Americans Increasingly Object to Corporate Activism, Survey Shows

Kos Temenes
By Kos Temenes
October 10, 2023News
Americans Increasingly Object to Corporate Activism, Survey Shows
Pride Month merchandise is displayed at the front of a Target store in Hackensack, N.J., on May 24, 2023. (Seth Wenig/AP Photo)

A newly published survey suggests most people object to being targeted by businesses on political and social issues.

The joint survey was conducted by analytics company Gallup and Bentley University from May 8 to 15 and involved research conducted among 5,458 adults.

The survey found the number of people objecting to businesses taking public positions on current events increased to almost 60 percent from just over 50 percent last year.

While Democrats are generally still mostly supportive of such stances, overall support has also dropped within this demographic from 75 percent in 2022 to around 60 percent in 2023.

By contrast, less than 20 percent of Republicans and under 40 percent of Independents concur.

The poll shows that some of the least popular topics for corporations to get involved in are religion, political candidates, and abortion. Support for corporate activism on these topics is 15 percent, 19 percent, and 26 percent, respectively.

Figures on messaging of other topics such as immigration policy, LGBT activism, gun laws, and race rank only a little higher, with 34 percent, 37 percent, 39 percent, and 45 percent, respectively.

Favoring the Left

According to Consumers’ Research Executive Director Will Hild, corporate activism, regardless of how extreme, is more likely to appeal to Democrats as it usually favors the political left.

“These ‘woke’ policies that companies are pushing are all part of the radical, political agenda that ESG (environmental, social, and corporate governance) extremists like BlackRock’s Larry Fink are forcing onto companies,” Mr. Hild told the Washington Examiner.

“We continue to see the social policies, known as the ‘S’ in ESG, be injected into companies through the transgender indoctrination of kids, DEI (diversity, equity, and inclusion) programs, and willingness to help pay for abortions.”

U.S. chairman and CEO of BlackRock Larry Fink poses during a photo session in Paris on June 22, 2023. (Joel Saget/AFP via Getty Images)

The way companies push these agendas usually varies. One of the most obvious ones being implemented throughout the entire month of June with Pride Month, which includes a flood of pro-LGBT messaging in stores and on apparel, as well the modifications of company logos or flags to include rainbow-colored themes.

Some companies have gone a step further by promoting their products via members of the LGBT community.

Sales for beer giant Anheuser-Busch plummeted by nearly 25 percent within a month amid a public boycott after the company used Dylan Mulvaney, a man who identifies as a woman, in an ad campaign. The company, which has traditionally donated to Republicans, subsequently lost billions of dollars in revenue.

Gallup’s survey did not specify the events causing the decline despite the poll being taken almost immediately after the public backlash.

Bud Light
Bud Light, made by Anheuser-Busch, sits on a store shelf in Miami on July 27, 2023. (Joe Raedle/Getty Images)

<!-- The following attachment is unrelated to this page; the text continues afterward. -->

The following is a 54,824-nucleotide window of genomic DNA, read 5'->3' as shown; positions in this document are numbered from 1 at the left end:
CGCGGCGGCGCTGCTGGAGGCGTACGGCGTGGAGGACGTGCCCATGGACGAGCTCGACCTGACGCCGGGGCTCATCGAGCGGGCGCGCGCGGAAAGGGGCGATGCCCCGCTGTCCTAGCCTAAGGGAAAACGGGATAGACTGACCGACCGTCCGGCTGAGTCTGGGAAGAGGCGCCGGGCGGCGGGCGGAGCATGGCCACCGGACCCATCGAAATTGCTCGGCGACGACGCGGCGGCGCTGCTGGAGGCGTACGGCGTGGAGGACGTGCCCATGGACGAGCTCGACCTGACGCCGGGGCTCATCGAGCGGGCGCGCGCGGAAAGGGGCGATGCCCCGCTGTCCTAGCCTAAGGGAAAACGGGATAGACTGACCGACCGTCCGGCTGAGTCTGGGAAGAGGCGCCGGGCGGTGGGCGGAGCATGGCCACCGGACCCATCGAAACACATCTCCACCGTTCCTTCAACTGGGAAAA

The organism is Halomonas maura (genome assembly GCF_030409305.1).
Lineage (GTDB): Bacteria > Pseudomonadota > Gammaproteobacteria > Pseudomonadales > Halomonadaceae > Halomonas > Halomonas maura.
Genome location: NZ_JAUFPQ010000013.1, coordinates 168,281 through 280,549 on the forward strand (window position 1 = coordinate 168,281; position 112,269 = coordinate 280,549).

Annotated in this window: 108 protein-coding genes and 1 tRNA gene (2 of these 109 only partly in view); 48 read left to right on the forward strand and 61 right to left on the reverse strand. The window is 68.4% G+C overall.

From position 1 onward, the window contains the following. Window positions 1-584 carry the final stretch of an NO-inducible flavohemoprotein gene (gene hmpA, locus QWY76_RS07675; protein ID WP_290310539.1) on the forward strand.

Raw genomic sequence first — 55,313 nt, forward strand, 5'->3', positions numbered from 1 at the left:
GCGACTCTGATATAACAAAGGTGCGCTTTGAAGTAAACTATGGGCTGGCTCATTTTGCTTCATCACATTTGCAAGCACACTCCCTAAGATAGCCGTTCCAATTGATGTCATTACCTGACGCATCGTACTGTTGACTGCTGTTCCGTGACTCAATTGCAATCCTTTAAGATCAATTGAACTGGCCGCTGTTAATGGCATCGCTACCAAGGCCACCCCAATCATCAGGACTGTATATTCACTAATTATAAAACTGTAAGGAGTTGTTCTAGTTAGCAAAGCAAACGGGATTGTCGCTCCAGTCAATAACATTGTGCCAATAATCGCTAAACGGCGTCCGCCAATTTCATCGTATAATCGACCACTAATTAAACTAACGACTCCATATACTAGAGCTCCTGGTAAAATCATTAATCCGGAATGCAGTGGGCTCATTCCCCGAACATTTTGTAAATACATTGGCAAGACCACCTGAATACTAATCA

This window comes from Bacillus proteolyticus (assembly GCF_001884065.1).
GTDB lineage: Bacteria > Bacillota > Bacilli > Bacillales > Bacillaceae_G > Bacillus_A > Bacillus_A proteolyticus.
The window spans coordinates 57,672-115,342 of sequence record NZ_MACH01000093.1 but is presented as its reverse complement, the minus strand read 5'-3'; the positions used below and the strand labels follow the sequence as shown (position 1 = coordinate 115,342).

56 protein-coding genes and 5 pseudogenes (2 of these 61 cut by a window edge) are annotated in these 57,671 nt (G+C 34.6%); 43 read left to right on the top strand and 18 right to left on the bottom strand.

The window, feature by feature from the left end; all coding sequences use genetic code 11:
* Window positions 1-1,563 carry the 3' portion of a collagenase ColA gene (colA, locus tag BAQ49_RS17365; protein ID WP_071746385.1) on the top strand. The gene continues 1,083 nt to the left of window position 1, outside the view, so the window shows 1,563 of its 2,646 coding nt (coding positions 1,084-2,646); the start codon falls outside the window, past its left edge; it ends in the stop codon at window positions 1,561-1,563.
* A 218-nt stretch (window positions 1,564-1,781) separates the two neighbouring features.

Prior to this, a large number of companies took a stance on racial issues following the summer 2020 riots in the wake of the police killing of George Floyd. This was followed by a sharp rise in DEI messaging, as well as an increase in race-based hiring practices.

Corporations have been incentivized to jump on this bandwagon to improve their ESG rating, according to Mr. Hild. Institutions have pushed public activism to coerce corporations by luring them to promote political and social ideologies, as it helps the companies’ ESG score.

As an example, Anheuser-Busch received a rating of 100 for LGBT activism by the Human Rights Campaign, the largest LGBT lobby in the U.S. But this not only backfired when the company lost billions in sales but also when the Human Rights Campaign removed the rating due to what it deemed as poor handling of the Mulvaney boycotts.

A similar scenario happened when Target advertised LGBT children’s garments and “tuck-friendly” swimsuits, causing a public outcry.

“This poll is another example that Americans are fed up with these radical leftist policies being forced down their throats. It is time for companies to start serving their customers and stop serving ‘woke’ politicians,” Mr. Hild said.

Age and Race

There are big gaps among age and race demographics, who support political and social messaging by companies, the highest being among the black population at just over 60 percent. This is followed by just under 50 percent of Hispanic people and 35 percent of whites. But even among the black community, support plummeted by over 10 percent, from 72 percent in 2022.

“Americans who identify as Black or Hispanic are far more likely than White Americans to believe businesses should take a public stance. Racial or ethnic identity is nearly as influential as party affiliation on this belief,” according to the survey.

The poll suggests that younger adults are more likely than older age groups to favor businesses taking a public stance on current events. Yet, support for corporate activism has also significantly dropped among younger people.

The poll shows that only over 50 percent of adults aged 18-29 show support, down from nearly 60 percent. Support among those aged 30-44 dropped by 4 percent from just over 50 percent last year.

There are only two issues of public concern among all demographics that saw larger support for corporate activism. One of those is climate change, which came in at 55 percent, and mental health, at just over 50 percent.

Both were closely followed by free speech and healthcare, which came in at just under 50 percent.

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